Enzyme-sensitive cytotoxic peptide–dendrimer conjugates enhance cell apoptosis and deep tumor penetration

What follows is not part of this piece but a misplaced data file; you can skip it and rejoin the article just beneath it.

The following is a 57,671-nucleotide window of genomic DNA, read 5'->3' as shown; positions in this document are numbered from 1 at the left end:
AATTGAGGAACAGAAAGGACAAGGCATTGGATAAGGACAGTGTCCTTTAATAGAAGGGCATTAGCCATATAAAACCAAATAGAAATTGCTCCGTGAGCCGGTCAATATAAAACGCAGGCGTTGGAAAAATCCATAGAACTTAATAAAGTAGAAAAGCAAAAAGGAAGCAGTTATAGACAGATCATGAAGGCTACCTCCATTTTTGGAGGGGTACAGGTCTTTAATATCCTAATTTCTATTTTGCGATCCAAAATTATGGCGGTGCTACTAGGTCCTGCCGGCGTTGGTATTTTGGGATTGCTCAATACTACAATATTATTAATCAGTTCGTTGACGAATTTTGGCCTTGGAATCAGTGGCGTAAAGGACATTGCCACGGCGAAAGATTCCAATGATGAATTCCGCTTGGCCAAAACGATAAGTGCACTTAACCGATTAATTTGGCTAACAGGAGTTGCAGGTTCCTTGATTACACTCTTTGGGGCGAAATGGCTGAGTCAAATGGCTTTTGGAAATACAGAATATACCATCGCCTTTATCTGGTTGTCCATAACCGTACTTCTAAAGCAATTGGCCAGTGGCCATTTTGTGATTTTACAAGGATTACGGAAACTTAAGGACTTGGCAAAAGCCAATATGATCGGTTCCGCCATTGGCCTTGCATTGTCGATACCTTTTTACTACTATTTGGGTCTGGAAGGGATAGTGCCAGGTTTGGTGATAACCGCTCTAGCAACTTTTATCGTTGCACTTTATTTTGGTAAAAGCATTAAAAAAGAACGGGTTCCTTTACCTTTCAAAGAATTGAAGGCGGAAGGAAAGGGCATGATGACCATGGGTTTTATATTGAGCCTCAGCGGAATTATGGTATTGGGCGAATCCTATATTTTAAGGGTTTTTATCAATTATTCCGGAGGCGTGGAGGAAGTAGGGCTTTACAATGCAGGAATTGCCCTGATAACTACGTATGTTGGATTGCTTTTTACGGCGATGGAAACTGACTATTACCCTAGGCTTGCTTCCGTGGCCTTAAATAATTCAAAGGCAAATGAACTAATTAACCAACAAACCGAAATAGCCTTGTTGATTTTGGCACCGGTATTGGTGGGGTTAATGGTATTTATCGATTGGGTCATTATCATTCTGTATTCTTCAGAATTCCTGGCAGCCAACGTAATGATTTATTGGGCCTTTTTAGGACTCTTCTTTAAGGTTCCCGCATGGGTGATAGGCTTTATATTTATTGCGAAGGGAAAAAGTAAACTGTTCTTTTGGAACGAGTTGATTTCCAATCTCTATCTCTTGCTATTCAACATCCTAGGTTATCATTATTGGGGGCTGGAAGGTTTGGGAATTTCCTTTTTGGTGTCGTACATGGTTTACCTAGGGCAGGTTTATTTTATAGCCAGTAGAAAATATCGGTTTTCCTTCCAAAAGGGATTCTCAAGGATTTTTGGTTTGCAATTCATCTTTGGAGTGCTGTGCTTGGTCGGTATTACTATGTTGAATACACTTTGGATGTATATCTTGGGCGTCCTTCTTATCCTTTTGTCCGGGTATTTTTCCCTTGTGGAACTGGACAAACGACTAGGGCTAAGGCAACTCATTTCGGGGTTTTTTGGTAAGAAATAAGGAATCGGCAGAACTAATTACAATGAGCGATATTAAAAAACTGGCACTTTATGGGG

Peptide nanodrugs have been developed as promising antitumor chemotherapeutics because they partially overcome the drawbacks of free peptide drugs, but insufficient tumor penetration and interference of peptide function limit their further application. In this work, we have developed multifunctional peptide conjugated dendrimers for improving tumor penetration, cancer cell-specific peptide delivery and anticancer ability. The cytotoxic peptide KLAK, cell-penetrating peptide TAT and matrix metalloproteinase 2 (MMP2)-sensitive peptide-poly(ethylene glycol) (PEG) were conjugated onto dendrimers by one-pot synthesis to gain PKT-S-PEG. The enzyme-sensitive properties and incubation stability of the dendrimers were investigated by dynamic light scattering (DLS) and transmission electron microscopy (TEM). Moreover, the cell viability, internalization pathway, mitochondria-regulated apoptosis and tumor penetration ability were measured by CCK-8 assay, lysosome colocalization, JC-1 assay and multicellular spheroid (MCS) experiments, respectively, in human primary glioblastoma (U87) cells. PKT-S-PEG showed significantly enhanced intracellular delivery performance, antitumor efficacy and deep tumor penetration capacity compared to a control non-MMP2 sensitive dendrimer PKT-C-PEG. The MMP2-overexpressing tumor microenvironment caused deprotection by removal of PEG, resulting in the decrease of particle size and exposure of KLAK and TAT, which enhanced tumor penetration, the entry of bioactive peptides into cells and subsequently the effective disruption of mitochondria. We believe that the peptide–dendrimer conjugate has potential for specific and effective delivery of peptide-based therapeutics into tumors.